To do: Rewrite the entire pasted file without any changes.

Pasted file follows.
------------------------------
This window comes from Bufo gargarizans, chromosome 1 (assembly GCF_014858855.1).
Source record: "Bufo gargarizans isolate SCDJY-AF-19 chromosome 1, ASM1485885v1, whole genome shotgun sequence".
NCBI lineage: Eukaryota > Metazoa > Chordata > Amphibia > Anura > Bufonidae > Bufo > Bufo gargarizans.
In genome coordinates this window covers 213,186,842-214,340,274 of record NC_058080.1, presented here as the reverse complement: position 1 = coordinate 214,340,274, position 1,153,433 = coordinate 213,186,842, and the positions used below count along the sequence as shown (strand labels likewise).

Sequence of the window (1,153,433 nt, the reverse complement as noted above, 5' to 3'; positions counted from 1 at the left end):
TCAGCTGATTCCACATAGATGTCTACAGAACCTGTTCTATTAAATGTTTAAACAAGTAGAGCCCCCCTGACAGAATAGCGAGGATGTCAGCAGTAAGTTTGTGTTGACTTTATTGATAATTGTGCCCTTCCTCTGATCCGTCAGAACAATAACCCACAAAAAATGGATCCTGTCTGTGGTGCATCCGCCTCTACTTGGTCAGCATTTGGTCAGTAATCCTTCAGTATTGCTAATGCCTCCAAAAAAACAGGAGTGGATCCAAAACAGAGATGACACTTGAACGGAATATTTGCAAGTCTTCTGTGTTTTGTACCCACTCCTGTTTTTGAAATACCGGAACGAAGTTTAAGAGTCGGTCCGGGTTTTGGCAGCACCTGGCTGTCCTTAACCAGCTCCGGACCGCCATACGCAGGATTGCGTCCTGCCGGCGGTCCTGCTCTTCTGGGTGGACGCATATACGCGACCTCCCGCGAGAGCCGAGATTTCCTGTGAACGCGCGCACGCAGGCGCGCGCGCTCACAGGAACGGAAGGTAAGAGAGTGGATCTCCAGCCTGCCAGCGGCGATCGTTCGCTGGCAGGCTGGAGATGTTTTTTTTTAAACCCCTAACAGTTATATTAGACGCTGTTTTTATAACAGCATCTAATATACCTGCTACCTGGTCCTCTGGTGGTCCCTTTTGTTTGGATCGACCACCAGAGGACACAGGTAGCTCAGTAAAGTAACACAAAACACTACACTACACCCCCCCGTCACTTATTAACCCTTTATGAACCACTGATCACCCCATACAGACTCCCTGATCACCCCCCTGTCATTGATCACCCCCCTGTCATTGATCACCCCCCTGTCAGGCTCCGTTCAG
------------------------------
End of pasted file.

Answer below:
This window comes from Bufo gargarizans, chromosome 1 (assembly GCF_014858855.1).
Source record: "Bufo gargarizans isolate SCDJY-AF-19 chromosome 1, ASM1485885v1, whole genome shotgun sequence".
NCBI lineage: Eukaryota > Metazoa > Chordata > Amphibia > Anura > Bufonidae > Bufo > Bufo gargarizans.
In genome coordinates this window covers 213,186,842-214,340,274 of record NC_058080.1, presented here as the reverse complement: position 1 = coordinate 214,340,274, position 1,153,433 = coordinate 213,186,842, and the positions used below count along the sequence as shown (strand labels likewise).

Sequence of the window (1,153,433 nt, the reverse complement as noted above, 5' to 3'; positions counted from 1 at the left end):
TCAGCTGATTCCACATAGATGTCTACAGAACCTGTTCTATTAAATGTTTAAACAAGTAGAGCCCCCCTGACAGAATAGCGAGGATGTCAGCAGTAAGTTTGTGTTGACTTTATTGATAATTGTGCCCTTCCTCTGATCCGTCAGAACAATAACCCACAAAAAATGGATCCTGTCTGTGGTGCATCCGCCTCTACTTGGTCAGCATTTGGTCAGTAATCCTTCAGTATTGCTAATGCCTCCAAAAAAACAGGAGTGGATCCAAAACAGAGATGACACTTGAACGGAATATTTGCAAGTCTTCTGTGTTTTGTACCCACTCCTGTTTTTGAAATACCGGAACGAAGTTTAAGAGTCGGTCCGGGTTTTGGCAGCACCTGGCTGTCCTTAACCAGCTCCGGACCGCCATACGCAGGATTGCGTCCTGCCGGCGGTCCTGCTCTTCTGGGTGGACGCATATACGCGACCTCCCGCGAGAGCCGAGATTTCCTGTGAACGCGCGCACGCAGGCGCGCGCGCTCACAGGAACGGAAGGTAAGAGAGTGGATCTCCAGCCTGCCAGCGGCGATCGTTCGCTGGCAGGCTGGAGATGTTTTTTTTTAAACCCCTAACAGTTATATTAGACGCTGTTTTTATAACAGCATCTAATATACCTGCTACCTGGTCCTCTGGTGGTCCCTTTTGTTTGGATCGACCACCAGAGGACACAGGTAGCTCAGTAAAGTAACACAAAACACTACACTACACCCCCCCGTCACTTATTAACCCTTTATGAACCACTGATCACCCCATACAGACTCCCTGATCACCCCCCTGTCATTGATCACCCCCCTGTCATTGATCACCCCCCTGTCAGGCTCCGTTCAG